Summit has an open application process for traditional public schools, charter schools, and nonpublic schools nationwide. Schools receive a two-week summer training “bootcamp” where the focus is personalized learning and how best to activate classrooms as collaborative spaces where teachers facilitate deeper learning projects rather than traditionally teach only content. Summit Basecamp’s Summer Training mirrors the student experience where adults also become self-directed learners and go through the student experiences as well. A week of Summer Training might include experiences in data-driven instruction, understanding the cognitive skills rubric, how to assess student work mid-instruction, and the teacher’s role.
Summit’s success hinges on its PLP platform that allows users to collect and analyze data quickly and efficiently to shape curriculum and daily decision making.
The backbone of Summit’s approach is the online Personalized Learning Plan (PLP) tool. The PLP helps students set both short and long-term goals while tracking progress toward these goals, prioritize their work, learn content at their own pace, complete deeper learning projects that apply to real-world situations and reflect on their learning. By tracking students’ growth and performance across their entire academic careers, the PLP lets them connect their daily decisions to their long-term aspirations.
“Autonomy, mastery and purpose are the three elements to intrinsic motivation and…the PLP forces kids to engage with those principles every day,” Zimmerman said. “They have the autonomy to choose where they’re working every day and get feedback if they’ve mastered the content or the cognitive skills on a common language.
“Personalized Learning Time (PLT) depends on the teacher and student. We trust our teaching teams to design and structure conditions that will maximize learning for each student based on individual student needs. In general, teachers provide PLT for students to work in their content area during their class periods. In addition, we have PLT for three hours on Thursdays during which time students sign up for workshops with teachers in the classes they need help or have questions.”
“Autonomy, mastery and purpose are the three elements to intrinsic motivation and…the PLP forces kids to engage with those principles every day.”
Truesdell’s Director of Strategy, Logistics and Innovation
In a recent survey published by The Hechinger Report, both teachers and students at the 19 Summit Basecamp schools reviewed their experience four months into deploying the model. The results were overwhelmingly positive:
- Ninety-four percent of teachers reported they enjoy working in a personalized learning school and 87 percent reported having shared their personalized learning experiences with other teachers.
- 87 percent of students recognized the self-directed learning Summit Basecamp provides as an important college skill, and 80 percent reported feeling as though they had improved as self-directed learners, just since the beginning of the school year.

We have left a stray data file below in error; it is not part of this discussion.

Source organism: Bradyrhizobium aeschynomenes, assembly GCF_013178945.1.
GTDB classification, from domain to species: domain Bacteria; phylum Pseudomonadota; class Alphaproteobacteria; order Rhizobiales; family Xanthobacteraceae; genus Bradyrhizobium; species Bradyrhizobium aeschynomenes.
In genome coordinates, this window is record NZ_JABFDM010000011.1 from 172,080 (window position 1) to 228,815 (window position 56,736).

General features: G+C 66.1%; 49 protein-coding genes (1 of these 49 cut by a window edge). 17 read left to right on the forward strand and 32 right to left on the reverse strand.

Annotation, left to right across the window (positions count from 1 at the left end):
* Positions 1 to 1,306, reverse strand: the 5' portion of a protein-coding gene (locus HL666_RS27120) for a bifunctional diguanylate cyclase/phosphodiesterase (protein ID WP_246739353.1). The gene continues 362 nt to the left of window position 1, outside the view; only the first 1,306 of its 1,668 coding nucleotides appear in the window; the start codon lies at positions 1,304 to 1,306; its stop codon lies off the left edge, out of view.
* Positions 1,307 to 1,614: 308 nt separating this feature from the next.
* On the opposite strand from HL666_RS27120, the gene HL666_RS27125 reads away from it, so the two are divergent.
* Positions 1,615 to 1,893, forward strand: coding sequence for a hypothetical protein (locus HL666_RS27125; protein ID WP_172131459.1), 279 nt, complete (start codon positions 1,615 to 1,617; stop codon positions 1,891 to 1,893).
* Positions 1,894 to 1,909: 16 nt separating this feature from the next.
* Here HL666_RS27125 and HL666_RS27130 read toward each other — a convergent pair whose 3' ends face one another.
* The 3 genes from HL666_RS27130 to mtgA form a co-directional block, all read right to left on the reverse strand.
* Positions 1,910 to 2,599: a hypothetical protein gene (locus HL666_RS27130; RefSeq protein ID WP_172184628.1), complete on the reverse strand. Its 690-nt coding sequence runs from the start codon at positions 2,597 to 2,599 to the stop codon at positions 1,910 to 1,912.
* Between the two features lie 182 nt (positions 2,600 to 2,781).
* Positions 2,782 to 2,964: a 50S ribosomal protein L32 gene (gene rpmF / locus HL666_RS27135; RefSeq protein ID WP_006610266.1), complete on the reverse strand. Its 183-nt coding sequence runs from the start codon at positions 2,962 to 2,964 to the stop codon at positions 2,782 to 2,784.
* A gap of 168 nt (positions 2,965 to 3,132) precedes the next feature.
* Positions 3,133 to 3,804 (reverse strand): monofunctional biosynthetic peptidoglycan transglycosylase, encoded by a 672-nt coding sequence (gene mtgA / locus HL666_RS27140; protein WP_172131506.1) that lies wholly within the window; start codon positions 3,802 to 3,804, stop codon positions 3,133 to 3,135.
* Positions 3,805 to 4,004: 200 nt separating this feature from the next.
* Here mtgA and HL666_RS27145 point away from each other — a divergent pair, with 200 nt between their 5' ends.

This attitude was widely reflected at Truesdell. While one student told me she preferred learning from the white board at the front of the classroom, most students confirmed that the constant reflection of the daily rubric and self-pacing of their PLP had led them to improve. All said they access their PLPs regularly at home.
Smart-Tech, Data and True Personalization
Innovation was always buzzing at Truesdell. The classrooms have had computer stations for years, the students have school-issued tablets.
Some digital learning work, like Spatial-Temporal Math (http://mindresearch.org/stmath/), game-based instructional software designed for K-12 students, was in place. Today, Truesdell students work with adaptive digital content including i-Ready Math, MyON, Newsela and Imagine Learning.
“Our vision is to be a model school,” said Principal Stinson. “I think that many of us and the school leaders realized that we really need to be forward thinking and innovative about what is going to make a change because obviously what’s been happening in the past hasn’t made the radical change that we need. So we were prepared and we had done some personalized learning work…There were variances with how kids progressed through those programs, but those were all in isolated silos. It was still pretty much lock step with everyone else.”
Of particular value to Truesdell’s preparation to adopt personalized learning was the school’s involvement in the Education Innovation Fellowship program, run by Washington, DC’s CityBridge Foundation and the NewSchools Venture Fund.
The yearlong, competitive fellowship program “introduces teacher leaders to the most promising innovations in personalized learning and offers them opportunities to pilot personalized learning models in their own schools. The Fellowship provided Truesdell fellows’ opportunities including their trip to Northern California to investigate the new model and determine whether it would effectively deploy in DC city schools.